by Steven Ertelt
February 19, 2007
Washington, DC (LifeNews.com) — Looking to shore up support from the pro-life community, Arizona Senator and Republican presidential candidate John McCain said on Sunday that he favors overturning Roe v. Wade. That’s the 1973 Supreme Court decision that, along with a companion case, allow virtually unlimited abortions throughout pregnancy.
“I do not support Roe versus Wade. It should be overturned,” McCain told 800 GOP voters during a campaign stop in South Carolina on Sunday.
McCain also said he would only appoint judges for key federal posts and the high court who would “strictly interpret the Constitution of the United States and do not legislate from the bench.”
The comments are crucial because pro-life advocates believe that they could be as close as one vote away from having the Supreme Court overturn the landmark abortion case.
Heading into his presidency, President George W. Bush faced a court that, following the Clinton years, favored legalized abortion on a 6-3 margin.
Bush replaced pro-life Chief Justice William Rehnquist with Chief Justice John Roberts and pro-abortion Justice Sandra Day O’Connor with Justice Samuel Alito. Those appointments are thought to have left the court at a 5-4 pro-abortion majority — meaning the change of just one justice could open Roe up to defeat.
McCain also fielded a question Saturday about abortion during an Iowa appearance.
Jennifer Gumbel of West Des Moines asked the senator "what ideas can you bring to" ending abortion?
McCain discussed his pro-life voting record and reiterated his support for "the rights of the unborn."
"Please have no doubt about my commitment," McCain added.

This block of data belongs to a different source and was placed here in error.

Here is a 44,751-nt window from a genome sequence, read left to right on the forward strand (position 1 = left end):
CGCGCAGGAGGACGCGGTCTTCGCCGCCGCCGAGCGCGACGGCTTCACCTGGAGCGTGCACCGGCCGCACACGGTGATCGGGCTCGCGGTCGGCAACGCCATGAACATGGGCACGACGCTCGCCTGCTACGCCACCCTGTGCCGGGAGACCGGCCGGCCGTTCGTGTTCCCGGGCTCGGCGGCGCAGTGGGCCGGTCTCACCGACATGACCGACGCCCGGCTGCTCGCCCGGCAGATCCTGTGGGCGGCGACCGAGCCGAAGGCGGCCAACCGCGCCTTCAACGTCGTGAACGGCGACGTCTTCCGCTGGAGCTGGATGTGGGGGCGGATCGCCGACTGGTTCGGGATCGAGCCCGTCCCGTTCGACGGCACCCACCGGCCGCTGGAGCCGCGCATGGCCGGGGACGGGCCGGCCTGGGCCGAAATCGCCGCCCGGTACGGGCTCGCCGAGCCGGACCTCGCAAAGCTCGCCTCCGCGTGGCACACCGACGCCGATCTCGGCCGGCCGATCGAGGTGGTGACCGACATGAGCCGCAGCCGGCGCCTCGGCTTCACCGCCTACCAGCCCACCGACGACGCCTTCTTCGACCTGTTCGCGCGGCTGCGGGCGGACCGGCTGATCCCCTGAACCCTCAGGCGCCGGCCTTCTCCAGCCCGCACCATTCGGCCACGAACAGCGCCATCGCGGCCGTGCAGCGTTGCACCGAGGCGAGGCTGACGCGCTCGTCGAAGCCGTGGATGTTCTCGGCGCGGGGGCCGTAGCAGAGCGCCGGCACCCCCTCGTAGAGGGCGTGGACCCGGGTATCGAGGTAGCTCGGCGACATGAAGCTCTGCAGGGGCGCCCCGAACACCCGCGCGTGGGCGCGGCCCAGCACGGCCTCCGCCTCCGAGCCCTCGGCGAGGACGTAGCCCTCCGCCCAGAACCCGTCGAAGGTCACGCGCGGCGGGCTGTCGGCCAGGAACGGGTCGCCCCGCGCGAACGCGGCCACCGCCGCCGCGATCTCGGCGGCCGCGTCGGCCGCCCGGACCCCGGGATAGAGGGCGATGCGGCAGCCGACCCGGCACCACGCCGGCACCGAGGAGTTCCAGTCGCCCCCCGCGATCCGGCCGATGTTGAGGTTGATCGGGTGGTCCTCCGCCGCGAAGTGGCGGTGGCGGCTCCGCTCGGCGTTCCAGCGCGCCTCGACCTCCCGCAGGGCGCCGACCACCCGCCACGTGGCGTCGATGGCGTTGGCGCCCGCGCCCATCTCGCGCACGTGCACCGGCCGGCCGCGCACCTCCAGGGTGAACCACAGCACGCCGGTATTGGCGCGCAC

Yet, during a press conference after the meeting, McCain answered a follow-up question on what he would do saying he’d "advocate my position of being pro-life," but indicating he didn’t "know anything phsyically I can do" about stopping abortion.
This is the second time in the last few months that McCain has said he would favor the high court reversing its decision in Roe.
In late November, McCain appeared on the ABC News program "This Week" and host George Stephanopoulos asked McCain if he supported a "constitutional amendment banning abortion, with some exceptions for life and rape and incest."
"Rape, incest and the life of the mother. Yes," McCain replied.
He then clarified that he didn’t think a human life amendment would pass and said he thought the nation’s high court should overturn Roe.
"I don’t think a constitutional amendment is probably going to take place, but I do believe that it’s very likely or possible that the Supreme Court should — could overturn Roe v. Wade, which would then return these decisions to the states, which I support," McCain said.
McCain appeared then to be changing his position from a 1999 statement he gave to the San Francisco Chronicle in which he said he didn’t support repealing Roe.
"I’d love to see a point where it is irrelevant, and could be repealed because abortion is no longer necessary," McCain told the newspaper at the time. "But certainly in the short term, or even the long term, I would not support repeal of Roe v. Wade, which would then force X number of women in America to [undergo] illegal and dangerous operations."
McCain has typically voted pro-life on abortion-related issues while serving in the Senate, including voting in March 2003 against an amendment to the partial-birth abortion ban that endorsed the Roe v. Wade decision.
However, McCain voted last year in favor of a bill forcing taxpayers to fund embryonic stem cell research and he upset pro-life groups by sponsoring a major campaign finance reform bill that contained several restrictions on what they could do during elections.
Meanwhile, according to an AP report, during his campaign stop over the weekend, McCain also appeared at an abstinence education rally with more than 1,000 participants. He said that today’s youth face more pressures than he and his generation did when they were growing up.
McCain also told audiences in South Carolina that he has been endorsed by pro-life former Oklahoma Gov. Frank Keating, who had been considering his own White House bid, and pro-life former Texas Sen. Phil Gramm, who sought the GOP nomination for president in 1996.
Keating stumped with McCain over the weekend and told crowds that he is the “only candidate who is a true-blue, Ronald Reagan conservative," AP reported.
McCain’s comments on Roe v. Wade are important because he and other GOP contenders face Rudy Giuliani, the pro-abortion former mayor of New York City who is seen as one of the top candidates in the polls.